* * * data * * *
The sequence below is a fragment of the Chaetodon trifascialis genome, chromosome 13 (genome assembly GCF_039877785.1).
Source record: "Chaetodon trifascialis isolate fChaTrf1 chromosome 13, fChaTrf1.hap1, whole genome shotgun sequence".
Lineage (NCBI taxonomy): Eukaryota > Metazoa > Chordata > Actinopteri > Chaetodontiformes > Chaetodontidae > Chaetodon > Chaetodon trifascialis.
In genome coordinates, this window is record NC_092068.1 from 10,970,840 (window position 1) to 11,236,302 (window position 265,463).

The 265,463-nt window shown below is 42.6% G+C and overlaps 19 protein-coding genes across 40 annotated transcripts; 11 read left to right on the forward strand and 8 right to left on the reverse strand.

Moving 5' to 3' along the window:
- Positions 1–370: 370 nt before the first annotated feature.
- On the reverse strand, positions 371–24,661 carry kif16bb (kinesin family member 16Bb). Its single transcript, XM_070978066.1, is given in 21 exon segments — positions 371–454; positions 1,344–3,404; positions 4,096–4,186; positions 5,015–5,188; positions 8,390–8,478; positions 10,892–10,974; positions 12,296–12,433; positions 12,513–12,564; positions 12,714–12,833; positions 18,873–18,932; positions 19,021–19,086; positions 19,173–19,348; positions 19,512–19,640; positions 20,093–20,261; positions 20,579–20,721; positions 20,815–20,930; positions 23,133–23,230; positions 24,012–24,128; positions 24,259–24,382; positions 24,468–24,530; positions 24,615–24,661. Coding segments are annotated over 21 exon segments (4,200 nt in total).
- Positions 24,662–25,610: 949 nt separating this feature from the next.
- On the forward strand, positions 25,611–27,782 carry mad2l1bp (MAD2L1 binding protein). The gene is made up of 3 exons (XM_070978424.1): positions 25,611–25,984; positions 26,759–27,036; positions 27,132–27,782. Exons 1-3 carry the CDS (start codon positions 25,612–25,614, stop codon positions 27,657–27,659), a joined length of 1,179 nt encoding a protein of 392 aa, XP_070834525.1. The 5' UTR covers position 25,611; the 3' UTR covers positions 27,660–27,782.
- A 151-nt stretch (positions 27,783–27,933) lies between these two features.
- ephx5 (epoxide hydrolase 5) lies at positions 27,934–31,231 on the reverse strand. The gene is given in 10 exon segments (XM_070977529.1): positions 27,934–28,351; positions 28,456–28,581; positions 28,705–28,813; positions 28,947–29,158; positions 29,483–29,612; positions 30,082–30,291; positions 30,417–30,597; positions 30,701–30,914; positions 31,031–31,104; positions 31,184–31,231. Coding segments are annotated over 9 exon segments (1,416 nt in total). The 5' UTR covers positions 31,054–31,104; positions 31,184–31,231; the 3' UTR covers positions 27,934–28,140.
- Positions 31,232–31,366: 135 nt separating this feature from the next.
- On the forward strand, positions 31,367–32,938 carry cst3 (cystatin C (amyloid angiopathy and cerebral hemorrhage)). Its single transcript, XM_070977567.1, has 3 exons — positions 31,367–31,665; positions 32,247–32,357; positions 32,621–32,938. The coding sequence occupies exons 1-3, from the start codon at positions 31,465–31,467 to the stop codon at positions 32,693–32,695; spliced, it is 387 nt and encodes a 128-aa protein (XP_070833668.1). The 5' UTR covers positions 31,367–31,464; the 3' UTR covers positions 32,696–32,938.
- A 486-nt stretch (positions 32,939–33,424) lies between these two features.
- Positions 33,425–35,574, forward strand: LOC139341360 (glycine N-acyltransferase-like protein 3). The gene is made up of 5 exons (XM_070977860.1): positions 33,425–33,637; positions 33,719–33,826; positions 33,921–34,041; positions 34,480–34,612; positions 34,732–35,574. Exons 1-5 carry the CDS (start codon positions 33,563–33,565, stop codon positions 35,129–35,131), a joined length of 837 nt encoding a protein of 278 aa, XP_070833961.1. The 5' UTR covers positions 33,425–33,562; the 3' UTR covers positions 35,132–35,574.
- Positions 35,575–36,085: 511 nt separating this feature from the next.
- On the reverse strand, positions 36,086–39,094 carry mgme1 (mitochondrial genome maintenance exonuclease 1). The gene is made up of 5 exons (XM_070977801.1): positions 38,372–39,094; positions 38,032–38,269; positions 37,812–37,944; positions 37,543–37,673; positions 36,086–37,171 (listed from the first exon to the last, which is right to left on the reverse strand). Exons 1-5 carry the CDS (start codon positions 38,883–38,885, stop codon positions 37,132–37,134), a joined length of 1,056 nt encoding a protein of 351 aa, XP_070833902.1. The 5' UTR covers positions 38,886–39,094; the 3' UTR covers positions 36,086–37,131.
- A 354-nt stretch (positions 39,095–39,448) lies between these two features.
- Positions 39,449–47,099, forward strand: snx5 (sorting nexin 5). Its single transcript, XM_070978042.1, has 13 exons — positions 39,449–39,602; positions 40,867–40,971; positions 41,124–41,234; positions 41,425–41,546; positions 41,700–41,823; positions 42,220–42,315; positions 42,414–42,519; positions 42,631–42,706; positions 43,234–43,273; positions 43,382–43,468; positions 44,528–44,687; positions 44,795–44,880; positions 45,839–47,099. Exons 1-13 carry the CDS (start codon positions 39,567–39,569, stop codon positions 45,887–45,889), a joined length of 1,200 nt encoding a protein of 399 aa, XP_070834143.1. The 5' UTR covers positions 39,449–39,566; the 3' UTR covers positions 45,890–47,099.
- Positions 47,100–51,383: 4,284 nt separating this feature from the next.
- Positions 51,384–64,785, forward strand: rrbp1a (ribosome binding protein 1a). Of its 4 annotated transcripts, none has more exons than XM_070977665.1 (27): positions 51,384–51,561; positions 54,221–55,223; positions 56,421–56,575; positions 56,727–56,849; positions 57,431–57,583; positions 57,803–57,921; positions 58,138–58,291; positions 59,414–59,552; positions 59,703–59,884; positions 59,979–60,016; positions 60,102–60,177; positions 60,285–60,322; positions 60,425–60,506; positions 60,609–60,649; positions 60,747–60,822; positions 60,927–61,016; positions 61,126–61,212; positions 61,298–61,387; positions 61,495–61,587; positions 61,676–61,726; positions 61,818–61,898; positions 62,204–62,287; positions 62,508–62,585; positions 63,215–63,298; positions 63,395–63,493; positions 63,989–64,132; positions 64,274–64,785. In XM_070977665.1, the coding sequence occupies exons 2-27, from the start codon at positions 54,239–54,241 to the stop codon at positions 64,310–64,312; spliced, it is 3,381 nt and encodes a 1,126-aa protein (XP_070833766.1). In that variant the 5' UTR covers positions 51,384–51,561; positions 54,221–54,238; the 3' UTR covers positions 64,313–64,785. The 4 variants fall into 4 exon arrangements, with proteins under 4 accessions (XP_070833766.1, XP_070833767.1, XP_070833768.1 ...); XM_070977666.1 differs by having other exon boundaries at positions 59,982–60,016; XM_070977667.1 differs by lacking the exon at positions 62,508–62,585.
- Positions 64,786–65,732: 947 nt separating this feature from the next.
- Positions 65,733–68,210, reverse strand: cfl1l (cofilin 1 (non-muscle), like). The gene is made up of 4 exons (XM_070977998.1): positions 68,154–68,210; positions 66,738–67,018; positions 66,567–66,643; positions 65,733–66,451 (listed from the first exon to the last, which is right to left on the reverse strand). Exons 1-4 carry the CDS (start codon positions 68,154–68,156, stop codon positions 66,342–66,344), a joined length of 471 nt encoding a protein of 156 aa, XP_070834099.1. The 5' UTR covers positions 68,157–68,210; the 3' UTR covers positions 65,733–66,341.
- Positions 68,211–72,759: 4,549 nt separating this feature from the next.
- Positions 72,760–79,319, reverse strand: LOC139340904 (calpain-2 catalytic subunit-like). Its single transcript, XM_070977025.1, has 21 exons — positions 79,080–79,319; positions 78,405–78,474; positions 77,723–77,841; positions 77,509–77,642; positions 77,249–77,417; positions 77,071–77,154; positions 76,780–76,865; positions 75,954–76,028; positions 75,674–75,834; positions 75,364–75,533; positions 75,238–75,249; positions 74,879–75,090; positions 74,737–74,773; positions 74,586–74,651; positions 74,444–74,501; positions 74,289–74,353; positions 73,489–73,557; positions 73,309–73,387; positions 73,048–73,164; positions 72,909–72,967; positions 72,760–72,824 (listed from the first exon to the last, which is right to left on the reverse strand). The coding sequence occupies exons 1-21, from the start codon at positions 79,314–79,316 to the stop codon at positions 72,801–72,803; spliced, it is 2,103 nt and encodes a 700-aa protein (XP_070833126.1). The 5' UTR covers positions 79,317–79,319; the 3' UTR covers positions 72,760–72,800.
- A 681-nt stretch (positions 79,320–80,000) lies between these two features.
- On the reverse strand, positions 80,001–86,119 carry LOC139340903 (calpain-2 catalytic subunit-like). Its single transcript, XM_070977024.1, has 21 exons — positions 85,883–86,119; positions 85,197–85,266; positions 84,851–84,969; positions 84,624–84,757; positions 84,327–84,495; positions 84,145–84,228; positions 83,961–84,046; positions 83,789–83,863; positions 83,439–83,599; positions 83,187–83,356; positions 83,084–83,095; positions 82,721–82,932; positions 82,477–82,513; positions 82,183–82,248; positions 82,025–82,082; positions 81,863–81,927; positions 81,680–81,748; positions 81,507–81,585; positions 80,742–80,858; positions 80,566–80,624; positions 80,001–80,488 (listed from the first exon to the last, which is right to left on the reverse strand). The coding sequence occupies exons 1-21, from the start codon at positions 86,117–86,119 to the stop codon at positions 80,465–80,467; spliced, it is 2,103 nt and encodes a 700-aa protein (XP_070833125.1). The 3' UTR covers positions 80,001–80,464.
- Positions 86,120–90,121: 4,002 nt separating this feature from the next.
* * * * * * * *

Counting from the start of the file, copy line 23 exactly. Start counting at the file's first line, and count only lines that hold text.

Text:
- Positions 64,786–65,732: 947 nt separating this feature from the next.